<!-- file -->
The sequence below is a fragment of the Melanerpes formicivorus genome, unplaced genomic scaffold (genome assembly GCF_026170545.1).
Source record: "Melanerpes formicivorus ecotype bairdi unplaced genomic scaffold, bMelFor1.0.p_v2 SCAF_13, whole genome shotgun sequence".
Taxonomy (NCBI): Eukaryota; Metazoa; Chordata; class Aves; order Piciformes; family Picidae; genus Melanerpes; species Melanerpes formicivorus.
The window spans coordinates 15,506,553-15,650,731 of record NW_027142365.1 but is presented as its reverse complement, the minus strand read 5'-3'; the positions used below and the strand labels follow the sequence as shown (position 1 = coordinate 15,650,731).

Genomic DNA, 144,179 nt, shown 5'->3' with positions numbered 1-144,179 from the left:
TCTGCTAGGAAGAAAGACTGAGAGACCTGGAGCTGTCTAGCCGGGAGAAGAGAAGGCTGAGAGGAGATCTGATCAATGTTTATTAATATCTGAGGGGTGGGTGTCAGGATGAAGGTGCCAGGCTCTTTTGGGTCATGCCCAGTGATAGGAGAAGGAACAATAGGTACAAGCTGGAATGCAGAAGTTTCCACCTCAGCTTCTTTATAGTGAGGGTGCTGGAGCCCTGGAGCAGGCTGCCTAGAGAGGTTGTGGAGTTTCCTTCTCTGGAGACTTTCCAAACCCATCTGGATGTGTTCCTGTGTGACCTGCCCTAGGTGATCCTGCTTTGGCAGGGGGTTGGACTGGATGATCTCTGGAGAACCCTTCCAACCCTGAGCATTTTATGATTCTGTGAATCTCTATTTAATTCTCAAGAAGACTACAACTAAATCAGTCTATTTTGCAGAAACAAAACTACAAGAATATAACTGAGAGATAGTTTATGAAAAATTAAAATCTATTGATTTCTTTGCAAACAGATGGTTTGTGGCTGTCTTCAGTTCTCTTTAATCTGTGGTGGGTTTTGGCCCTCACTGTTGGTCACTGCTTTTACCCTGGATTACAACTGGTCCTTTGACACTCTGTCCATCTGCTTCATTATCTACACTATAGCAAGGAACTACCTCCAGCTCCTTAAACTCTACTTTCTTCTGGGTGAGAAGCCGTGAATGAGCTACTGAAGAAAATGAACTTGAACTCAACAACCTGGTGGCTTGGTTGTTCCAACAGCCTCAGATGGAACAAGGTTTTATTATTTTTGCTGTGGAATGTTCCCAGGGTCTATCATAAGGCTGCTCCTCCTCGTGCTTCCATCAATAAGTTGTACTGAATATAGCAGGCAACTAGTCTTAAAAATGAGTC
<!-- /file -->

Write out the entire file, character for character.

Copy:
The sequence below is a fragment of the Melanerpes formicivorus genome, unplaced genomic scaffold (genome assembly GCF_026170545.1).
Source record: "Melanerpes formicivorus ecotype bairdi unplaced genomic scaffold, bMelFor1.0.p_v2 SCAF_13, whole genome shotgun sequence".
Taxonomy (NCBI): Eukaryota; Metazoa; Chordata; class Aves; order Piciformes; family Picidae; genus Melanerpes; species Melanerpes formicivorus.
The window spans coordinates 15,506,553-15,650,731 of record NW_027142365.1 but is presented as its reverse complement, the minus strand read 5'-3'; the positions used below and the strand labels follow the sequence as shown (position 1 = coordinate 15,650,731).

Genomic DNA, 144,179 nt, shown 5'->3' with positions numbered 1-144,179 from the left:
TCTGCTAGGAAGAAAGACTGAGAGACCTGGAGCTGTCTAGCCGGGAGAAGAGAAGGCTGAGAGGAGATCTGATCAATGTTTATTAATATCTGAGGGGTGGGTGTCAGGATGAAGGTGCCAGGCTCTTTTGGGTCATGCCCAGTGATAGGAGAAGGAACAATAGGTACAAGCTGGAATGCAGAAGTTTCCACCTCAGCTTCTTTATAGTGAGGGTGCTGGAGCCCTGGAGCAGGCTGCCTAGAGAGGTTGTGGAGTTTCCTTCTCTGGAGACTTTCCAAACCCATCTGGATGTGTTCCTGTGTGACCTGCCCTAGGTGATCCTGCTTTGGCAGGGGGTTGGACTGGATGATCTCTGGAGAACCCTTCCAACCCTGAGCATTTTATGATTCTGTGAATCTCTATTTAATTCTCAAGAAGACTACAACTAAATCAGTCTATTTTGCAGAAACAAAACTACAAGAATATAACTGAGAGATAGTTTATGAAAAATTAAAATCTATTGATTTCTTTGCAAACAGATGGTTTGTGGCTGTCTTCAGTTCTCTTTAATCTGTGGTGGGTTTTGGCCCTCACTGTTGGTCACTGCTTTTACCCTGGATTACAACTGGTCCTTTGACACTCTGTCCATCTGCTTCATTATCTACACTATAGCAAGGAACTACCTCCAGCTCCTTAAACTCTACTTTCTTCTGGGTGAGAAGCCGTGAATGAGCTACTGAAGAAAATGAACTTGAACTCAACAACCTGGTGGCTTGGTTGTTCCAACAGCCTCAGATGGAACAAGGTTTTATTATTTTTGCTGTGGAATGTTCCCAGGGTCTATCATAAGGCTGCTCCTCCTCGTGCTTCCATCAATAAGTTGTACTGAATATAGCAGGCAACTAGTCTTAAAAATGAGTC